LOVILIA, IA. — Rhonda McGee lives in an immaculate khaki-colored farmhouse with a white picket fence off Highway 5 in southeast Iowa.
McGee doesn’t seem like the kind of person who would be part of a meth conspiracy.
Still, this is Iowa, ground zero for the book “Methland” and countless films and TV shows of the same ilk. None of us is exactly blown away to hear about lawyers, nursing home workers or farm wives caught using or making methamphetamine.
But I have to admit, McGee brought some compelling questions this month to the Reader’s Watchdog about the investigative techniques being used to bring down an alleged meth ring in southeast Iowa.
McGee and her supporters wanted to know how a person with no drug history could be arrested for buying too much allergy medicine containing pseudoephedrine — without coming anywhere near the legal limits established in state code.
The case gained more import when some Des Moines lawyers reportedly advised clients they should back away from joining McGee in speaking out, for fear neither those clients nor McGee would get a fair trial.
McGee’s supporters wonder whether drug task force investigators are going on fishing expeditions since Iowa joined the controversial National Precursor Log Exchange, a pharmaceutical industry-backed database, as some groups like the ACLU of Iowa had feared.
Specifically: Did the Southeast Iowa Inter-Agency Drug Task Force and Assistant Wapello County Attorney Ashley Corkery go too far while trying to net McGee in a pseudoephedrine ring that made headlines in the region in January?
“It blows my mind that this can happen ... that someone has the power to do this,” McGee told me Tuesday, petting her well-cared-for lap dog, Reba, at her kitchen table. “I can’t say I’m proud to be an American anymore.”
Corkery, prosecutor in the case, and Tom McAndrew, who heads the southeast drug task force, told me they cannot talk about McGee’s case because of the ongoing investigation.
But Corkery said investigations of such rings typically go on years before any arrests are made.
McAndrew, an Ottumwa police lieutenant, said the task force had just gotten more evidence Tuesday, and investigators tell him there’s more there than meets the eye. He encouraged me to review the criminal allegations against McGee.
“We have all kinds of people buying pills to manufacture meth, and they buy under the state limit to stay under the radar,” he said.
Records filed in January allege that from Aug. 3, 2010, to Oct. 31, 2012, a span of more than two years, McGee “did unlawfully and willfully conspire with one or more persons to manufacture, deliver or possess with intent to deliver ... a mixture or substance containing a detectable amount of methamphetamine.”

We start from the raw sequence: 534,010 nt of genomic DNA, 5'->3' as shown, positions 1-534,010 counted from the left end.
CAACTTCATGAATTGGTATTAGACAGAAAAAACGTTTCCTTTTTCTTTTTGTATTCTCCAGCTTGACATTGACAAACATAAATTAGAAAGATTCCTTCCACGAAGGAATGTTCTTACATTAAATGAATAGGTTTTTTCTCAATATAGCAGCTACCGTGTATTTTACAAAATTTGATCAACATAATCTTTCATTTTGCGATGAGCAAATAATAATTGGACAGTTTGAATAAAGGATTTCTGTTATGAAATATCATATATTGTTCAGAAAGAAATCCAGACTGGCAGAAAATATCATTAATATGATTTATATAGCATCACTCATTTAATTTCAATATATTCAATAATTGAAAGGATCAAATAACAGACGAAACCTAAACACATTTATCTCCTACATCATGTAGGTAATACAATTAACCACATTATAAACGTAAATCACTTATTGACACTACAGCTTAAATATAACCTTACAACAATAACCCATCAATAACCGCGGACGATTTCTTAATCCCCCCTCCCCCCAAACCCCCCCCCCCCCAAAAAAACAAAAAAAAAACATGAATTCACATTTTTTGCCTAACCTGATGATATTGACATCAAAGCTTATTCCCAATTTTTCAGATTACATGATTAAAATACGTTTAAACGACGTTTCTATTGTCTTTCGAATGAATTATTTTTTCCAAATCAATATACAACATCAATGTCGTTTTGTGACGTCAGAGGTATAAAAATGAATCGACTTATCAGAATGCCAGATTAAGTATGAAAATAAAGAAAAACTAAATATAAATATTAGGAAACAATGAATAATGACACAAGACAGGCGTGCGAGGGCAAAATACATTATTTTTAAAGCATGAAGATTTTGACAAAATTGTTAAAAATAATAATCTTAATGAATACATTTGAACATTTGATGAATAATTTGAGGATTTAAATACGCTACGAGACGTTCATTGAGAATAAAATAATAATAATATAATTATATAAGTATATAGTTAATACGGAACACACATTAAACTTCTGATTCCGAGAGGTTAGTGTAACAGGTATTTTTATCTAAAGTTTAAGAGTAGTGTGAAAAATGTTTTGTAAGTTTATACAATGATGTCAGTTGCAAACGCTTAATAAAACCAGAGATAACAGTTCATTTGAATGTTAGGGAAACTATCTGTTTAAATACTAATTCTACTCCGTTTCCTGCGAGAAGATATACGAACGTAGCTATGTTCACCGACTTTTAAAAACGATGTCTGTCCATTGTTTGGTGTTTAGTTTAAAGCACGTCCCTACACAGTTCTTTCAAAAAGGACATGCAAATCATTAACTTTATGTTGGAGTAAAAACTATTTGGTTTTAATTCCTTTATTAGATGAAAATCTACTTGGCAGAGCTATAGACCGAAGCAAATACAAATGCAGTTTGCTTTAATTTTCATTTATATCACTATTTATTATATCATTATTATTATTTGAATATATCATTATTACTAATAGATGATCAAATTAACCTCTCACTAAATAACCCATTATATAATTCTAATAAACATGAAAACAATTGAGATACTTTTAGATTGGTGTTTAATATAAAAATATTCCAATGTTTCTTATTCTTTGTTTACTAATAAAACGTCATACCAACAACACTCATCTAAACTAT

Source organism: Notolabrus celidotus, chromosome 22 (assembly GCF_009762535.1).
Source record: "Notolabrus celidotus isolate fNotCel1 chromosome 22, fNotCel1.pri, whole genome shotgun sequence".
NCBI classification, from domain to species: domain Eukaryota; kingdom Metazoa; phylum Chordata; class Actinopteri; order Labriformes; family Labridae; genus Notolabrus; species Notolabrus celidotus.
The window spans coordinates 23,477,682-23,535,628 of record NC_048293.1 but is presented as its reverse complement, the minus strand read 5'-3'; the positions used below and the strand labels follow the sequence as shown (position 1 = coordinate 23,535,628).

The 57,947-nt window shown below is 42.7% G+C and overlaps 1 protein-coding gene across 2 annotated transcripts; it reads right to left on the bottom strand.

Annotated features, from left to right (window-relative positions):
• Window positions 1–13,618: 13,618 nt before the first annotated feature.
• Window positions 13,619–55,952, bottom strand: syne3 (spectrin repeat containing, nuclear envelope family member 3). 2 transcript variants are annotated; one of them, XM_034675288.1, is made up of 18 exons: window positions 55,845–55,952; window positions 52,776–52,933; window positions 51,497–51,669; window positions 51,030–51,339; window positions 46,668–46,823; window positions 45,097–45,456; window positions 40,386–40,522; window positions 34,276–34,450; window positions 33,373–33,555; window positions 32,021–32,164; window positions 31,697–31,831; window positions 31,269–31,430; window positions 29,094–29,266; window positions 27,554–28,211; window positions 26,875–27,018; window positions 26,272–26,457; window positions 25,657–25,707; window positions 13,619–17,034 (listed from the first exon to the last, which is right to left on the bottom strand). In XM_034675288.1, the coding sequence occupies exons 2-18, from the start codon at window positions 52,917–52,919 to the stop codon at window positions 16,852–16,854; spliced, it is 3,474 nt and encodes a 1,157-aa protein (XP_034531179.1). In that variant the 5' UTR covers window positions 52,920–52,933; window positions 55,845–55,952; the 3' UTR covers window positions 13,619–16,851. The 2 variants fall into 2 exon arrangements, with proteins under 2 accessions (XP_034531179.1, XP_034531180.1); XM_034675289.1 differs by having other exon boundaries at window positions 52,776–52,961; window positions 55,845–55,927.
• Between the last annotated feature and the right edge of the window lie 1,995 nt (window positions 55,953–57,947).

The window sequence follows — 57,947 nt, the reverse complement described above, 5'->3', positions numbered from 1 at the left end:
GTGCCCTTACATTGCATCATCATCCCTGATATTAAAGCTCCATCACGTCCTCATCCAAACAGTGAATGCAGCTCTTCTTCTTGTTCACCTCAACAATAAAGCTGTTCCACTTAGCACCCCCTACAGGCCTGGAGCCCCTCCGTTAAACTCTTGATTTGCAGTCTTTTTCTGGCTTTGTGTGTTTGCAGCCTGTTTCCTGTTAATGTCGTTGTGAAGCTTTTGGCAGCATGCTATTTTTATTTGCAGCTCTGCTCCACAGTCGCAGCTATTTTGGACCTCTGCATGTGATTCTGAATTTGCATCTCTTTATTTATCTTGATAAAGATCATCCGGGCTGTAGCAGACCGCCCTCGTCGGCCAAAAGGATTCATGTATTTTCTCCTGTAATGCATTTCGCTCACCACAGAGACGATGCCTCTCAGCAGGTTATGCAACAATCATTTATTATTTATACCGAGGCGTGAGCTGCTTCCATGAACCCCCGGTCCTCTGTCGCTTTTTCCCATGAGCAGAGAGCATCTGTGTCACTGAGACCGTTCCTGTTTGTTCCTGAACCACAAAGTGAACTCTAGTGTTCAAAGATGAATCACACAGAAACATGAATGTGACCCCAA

If true, the charges could amount to a 25-year prison sentence for McGee, who has one previous conviction, in 2004, for trespassing, stemming from a run-in with her husband’s ex-wife.
But what if McGee and some of the other small-town folks nabbed in the “conspiracy” are ultimately proven innocent?
Debra Mickles of Chariton thinks what has already happened to her sister is a travesty.
Mickles has been letter-bombing members of the Legislature, the ACLU and national shows like Dateline and Hardball, trying to get others to care.
“Do careers and funding at drug task force agencies depend on results?” she asked in one such letter. “If so, I hope it is not at the expense of unjust prosecution. Lives are being ruined here.”
Records: Purchases were below limit
This case began when members of the southeast drug task force obtained a warrant to search the state’s database of pseudoephedrine purchases for those suspected of “smurfing” for the cold and allergy drugs in the area.
Smurfers use power in numbers, taking turns buying meth’s key ingredients, while prepping for a planned cook.
McGee said that last fall, task force investigator Mark Milligan called her and asked her to come over to Ottumwa to explain her purchase of 32 allergy-drug packages since late 2010 — all but a couple at the Walgreens in Ottumwa.
She said she tried to explain that she has severe allergies, especially when she is out in the fields, and that she was in the habit of picking up some Wal-phed when she made the more than hourlong road trip to Ottumwa from Lovilia and back.
She said she got the medicine mostly for herself. But sometimes it was used by her husband, who also has allergies. Or sometimes she wrapped it in hot dogs to give to her dogs. Without it, she said, her border collie, now deceased, would bite at allergy “hot spots” like crazy.
During part of the time in question, McGee told Milligan, she was taking more medicine than normal because she and her husband had black mold growing in their old farmhouse. They have since had part of their home gutted and remodeled to get rid of the problem.